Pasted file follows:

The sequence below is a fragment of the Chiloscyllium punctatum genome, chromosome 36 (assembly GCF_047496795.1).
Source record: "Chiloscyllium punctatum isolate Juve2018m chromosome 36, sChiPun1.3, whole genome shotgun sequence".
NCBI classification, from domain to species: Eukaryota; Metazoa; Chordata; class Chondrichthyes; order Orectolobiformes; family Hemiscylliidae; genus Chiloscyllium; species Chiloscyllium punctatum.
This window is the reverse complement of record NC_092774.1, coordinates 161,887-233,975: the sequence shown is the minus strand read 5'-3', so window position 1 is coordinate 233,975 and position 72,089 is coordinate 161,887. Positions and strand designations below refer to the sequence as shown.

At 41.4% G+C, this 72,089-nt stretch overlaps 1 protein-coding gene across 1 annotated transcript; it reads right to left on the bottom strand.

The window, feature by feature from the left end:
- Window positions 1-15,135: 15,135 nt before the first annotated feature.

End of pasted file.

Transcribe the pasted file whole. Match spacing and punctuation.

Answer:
The sequence below is a fragment of the Chiloscyllium punctatum genome, chromosome 36 (assembly GCF_047496795.1).
Source record: "Chiloscyllium punctatum isolate Juve2018m chromosome 36, sChiPun1.3, whole genome shotgun sequence".
NCBI classification, from domain to species: Eukaryota; Metazoa; Chordata; class Chondrichthyes; order Orectolobiformes; family Hemiscylliidae; genus Chiloscyllium; species Chiloscyllium punctatum.
This window is the reverse complement of record NC_092774.1, coordinates 161,887-233,975: the sequence shown is the minus strand read 5'-3', so window position 1 is coordinate 233,975 and position 72,089 is coordinate 161,887. Positions and strand designations below refer to the sequence as shown.

At 41.4% G+C, this 72,089-nt stretch overlaps 1 protein-coding gene across 1 annotated transcript; it reads right to left on the bottom strand.

The window, feature by feature from the left end:
- Window positions 1-15,135: 15,135 nt before the first annotated feature.